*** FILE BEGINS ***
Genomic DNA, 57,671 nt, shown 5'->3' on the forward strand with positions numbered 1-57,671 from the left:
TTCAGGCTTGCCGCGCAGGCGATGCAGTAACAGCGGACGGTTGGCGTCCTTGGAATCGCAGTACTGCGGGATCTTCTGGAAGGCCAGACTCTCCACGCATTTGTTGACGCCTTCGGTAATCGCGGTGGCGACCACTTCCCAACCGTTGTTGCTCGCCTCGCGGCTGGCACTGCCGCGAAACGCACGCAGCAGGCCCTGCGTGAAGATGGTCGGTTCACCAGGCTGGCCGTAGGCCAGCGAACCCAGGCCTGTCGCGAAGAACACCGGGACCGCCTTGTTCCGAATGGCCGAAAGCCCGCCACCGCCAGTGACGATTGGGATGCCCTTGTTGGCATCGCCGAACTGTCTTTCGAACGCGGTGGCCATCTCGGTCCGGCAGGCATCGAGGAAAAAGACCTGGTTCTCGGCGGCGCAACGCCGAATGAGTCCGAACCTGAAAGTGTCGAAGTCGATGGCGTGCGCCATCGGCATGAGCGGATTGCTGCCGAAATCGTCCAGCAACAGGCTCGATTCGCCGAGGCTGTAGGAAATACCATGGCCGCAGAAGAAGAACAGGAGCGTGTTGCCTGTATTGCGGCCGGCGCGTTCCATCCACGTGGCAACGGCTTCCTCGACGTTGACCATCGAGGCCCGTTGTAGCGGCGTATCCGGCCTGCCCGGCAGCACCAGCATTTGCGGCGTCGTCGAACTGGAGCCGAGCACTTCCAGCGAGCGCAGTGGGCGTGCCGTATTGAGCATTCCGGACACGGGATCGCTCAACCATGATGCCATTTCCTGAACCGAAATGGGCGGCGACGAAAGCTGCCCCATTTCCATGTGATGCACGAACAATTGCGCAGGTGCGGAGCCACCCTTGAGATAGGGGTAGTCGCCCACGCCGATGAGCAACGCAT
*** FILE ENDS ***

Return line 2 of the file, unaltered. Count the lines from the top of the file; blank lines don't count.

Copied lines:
TTCAGGCTTGCCGCGCAGGCGATGCAGTAACAGCGGACGGTTGGCGTCCTTGGAATCGCAGTACTGCGGGATCTTCTGGAAGGCCAGACTCTCCACGCATTTGTTGACGCCTTCGGTAATCGCGGTGGCGACCACTTCCCAACCGTTGTTGCTCGCCTCGCGGCTGGCACTGCCGCGAAACGCACGCAGCAGGCCCTGCGTGAAGATGGTCGGTTCACCAGGCTGGCCGTAGGCCAGCGAACCCAGGCCTGTCGCGAAGAACACCGGGACCGCCTTGTTCCGAATGGCCGAAAGCCCGCCACCGCCAGTGACGATTGGGATGCCCTTGTTGGCATCGCCGAACTGTCTTTCGAACGCGGTGGCCATCTCGGTCCGGCAGGCATCGAGGAAAAAGACCTGGTTCTCGGCGGCGCAACGCCGAATGAGTCCGAACCTGAAAGTGTCGAAGTCGATGGCGTGCGCCATCGGCATGAGCGGATTGCTGCCGAAATCGTCCAGCAACAGGCTCGATTCGCCGAGGCTGTAGGAAATACCATGGCCGCAGAAGAAGAACAGGAGCGTGTTGCCTGTATTGCGGCCGGCGCGTTCCATCCACGTGGCAACGGCTTCCTCGACGTTGACCATCGAGGCCCGTTGTAGCGGCGTATCCGGCCTGCCCGGCAGCACCAGCATTTGCGGCGTCGTCGAACTGGAGCCGAGCACTTCCAGCGAGCGCAGTGGGCGTGCCGTATTGAGCATTCCGGACACGGGATCGCTCAACCATGATGCCATTTCCTGAACCGAAATGGGCGGCGACGAAAGCTGCCCCATTTCCATGTGATGCACGAACAATTGCGCAGGTGCGGAGCCACCCTTGAGATAGGGGTAGTCGCCCACGCCGATGAGCAACGCAT